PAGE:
Jan 28, 2004
The Mac Tools U.S.
Nationals celebrates 50 years on Labor Day in 2004
(courtesy NHRA marketing)
Throughout the 53 years of NHRA racing, the number of national events
sanctioned by the largest motorsports organization in the world has
varied. But one thing has never changed. The Mac Tools U.S. Nationals
at Indianapolis Raceway Park crowns its event champions with the most
coveted trophies in drag racing.
There was a time when the Mac Tools U.S. Nationals was simply referred
to as The Nationals. It was the only national event on the schedule.
It was the first race that brought a nation of racers together in
one spot, competing for the ultimate in bragging rights.
Now, 50 years later, the race still holds the same sentiments.
There are 23 national events on the schedule as the quickest form
of motorsport racing blazes into 20 major U.S. cities each season.
The Mac Tools U.S. Nationals will be held Sept. 1-6, at Indianapolis
Raceway Park. It is the 18th of 23 events in the $50 million NHRA
POWERade Drag Racing Series. ESPN and its family of networks will
air more than 10 hours of U.S. Nationals race coverage throughout
Labor Day weekend.
If a driver has a wish list, winning the U.S. Nationals is always
at the top.
"If you could pick only one race that you were ever going to
win in your entire life, it would be Indy," said Larry Dixon,
two-time NHRA POWERade Top Fuel champion and two-time U.S. Nationals
winner. "When I started driving, Indy was one of the races that
I wanted to do well at. I think it's the only race that I ever won
that brought tears to my eyes. That race means so much to my family
and me and to be able to do well there, with all the history, is very
"That race means more to me than any other race we go to."
Dixon may be the son of a racer and may even call Indianapolis home.
Dixon isn't, however, the only driver to hold the U.S. Nationals in
such high esteem.
The Mac Tools U.S. Nationals has meant different things for different
people. The common beliefs are what bring everyone together in Indianapolis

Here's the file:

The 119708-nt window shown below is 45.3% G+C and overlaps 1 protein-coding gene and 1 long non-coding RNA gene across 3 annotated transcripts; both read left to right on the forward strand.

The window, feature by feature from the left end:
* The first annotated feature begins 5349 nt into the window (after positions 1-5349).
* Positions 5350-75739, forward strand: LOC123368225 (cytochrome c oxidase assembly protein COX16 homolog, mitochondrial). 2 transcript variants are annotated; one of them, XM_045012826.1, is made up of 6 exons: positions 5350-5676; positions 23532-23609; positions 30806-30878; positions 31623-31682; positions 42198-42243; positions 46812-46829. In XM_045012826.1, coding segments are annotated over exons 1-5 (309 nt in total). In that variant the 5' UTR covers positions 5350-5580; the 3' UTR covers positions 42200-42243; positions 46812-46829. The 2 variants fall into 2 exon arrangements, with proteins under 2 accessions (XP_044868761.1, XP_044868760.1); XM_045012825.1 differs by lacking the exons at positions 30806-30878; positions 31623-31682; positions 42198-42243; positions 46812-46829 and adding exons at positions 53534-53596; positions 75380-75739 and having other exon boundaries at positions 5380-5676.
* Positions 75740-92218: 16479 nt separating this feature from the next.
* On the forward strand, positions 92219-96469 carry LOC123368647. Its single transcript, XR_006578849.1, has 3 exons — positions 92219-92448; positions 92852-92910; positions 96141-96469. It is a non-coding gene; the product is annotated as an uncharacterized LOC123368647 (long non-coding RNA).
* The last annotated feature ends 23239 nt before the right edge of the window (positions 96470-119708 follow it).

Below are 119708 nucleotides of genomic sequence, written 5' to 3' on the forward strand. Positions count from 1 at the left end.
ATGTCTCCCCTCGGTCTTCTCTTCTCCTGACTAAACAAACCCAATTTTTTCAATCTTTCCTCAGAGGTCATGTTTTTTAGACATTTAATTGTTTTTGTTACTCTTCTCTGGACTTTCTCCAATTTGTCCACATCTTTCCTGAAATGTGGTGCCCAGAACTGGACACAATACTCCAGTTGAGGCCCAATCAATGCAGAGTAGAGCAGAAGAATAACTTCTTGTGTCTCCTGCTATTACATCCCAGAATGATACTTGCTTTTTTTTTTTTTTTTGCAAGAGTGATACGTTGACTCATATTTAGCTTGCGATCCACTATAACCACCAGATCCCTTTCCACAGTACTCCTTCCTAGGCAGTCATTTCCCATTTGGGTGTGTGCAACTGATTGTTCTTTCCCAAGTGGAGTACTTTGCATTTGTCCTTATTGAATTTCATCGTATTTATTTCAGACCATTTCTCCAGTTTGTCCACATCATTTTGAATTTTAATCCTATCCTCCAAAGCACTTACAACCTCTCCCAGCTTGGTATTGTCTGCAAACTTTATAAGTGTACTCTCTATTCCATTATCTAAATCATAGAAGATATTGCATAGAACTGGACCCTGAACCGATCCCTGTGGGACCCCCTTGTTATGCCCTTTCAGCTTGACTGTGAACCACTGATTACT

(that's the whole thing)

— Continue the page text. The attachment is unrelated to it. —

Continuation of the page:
No other race in the history of the NHRA has brought racers together
for so many consecutive seasons. No other race has produced such key
moments - not just key moments in Indianapolis, but key moments in
NHRA history. No other NHRA national event lasts longer and requires
more energy and focus from a race team. No other race attracts 1,000
competitors every year. Those attributes belong to one race - the
Mac Tools U.S. Nationals.
The season may begin and end at Pomona (Calif.) Raceway. The national
records may fall at tracks such as Old Bridge Township Raceway Park
(Englishtown, N.J.) and Maple Grove Raceway (Reading, Pa.). But the
season is defined by winning or losing in Indianapolis.
Greg Anderson earned the NHRA POWERade Pro Stock championship in 2003.
He also has two U.S. Nationals victories to his credit. He said winning
at Indy just once wasn't enough.
"Your toughest critics are bound to consider your first Indy
win a fluke until you come back and validate the original win with
a second victory," Anderson said. "Indy means that much
to people that they put more emphasis on your performance there. No
one can say that we didn't earn the second win. I won the championship,
but I wanted to have Indy on the list of wins in the same season.
If you win the championship but don't win Indy, it still feels like
you left something on the table." Racers are already looking
ahead to the anniversary celebration and Indianapolis Raceway Park
is preparing for the biggest, most prestigious race in NHRA history
too. The facility has undergone a three-part upgrade that modernized
the facility over the last few years. Some of the improvements include
adding new corporate suites, resurfacing the track and increasing
the length of the concrete launch pad at the starting line.
The U.S. Nationals will continue to be one of the most important stops
on the NHRA circuit. This year, however, means just a little more.
Drivers who have not graced the stage in winner's circle in Indy before
will be trying a little more in 2004. Winning the 50th annual event
will surely be something to tell future generations about.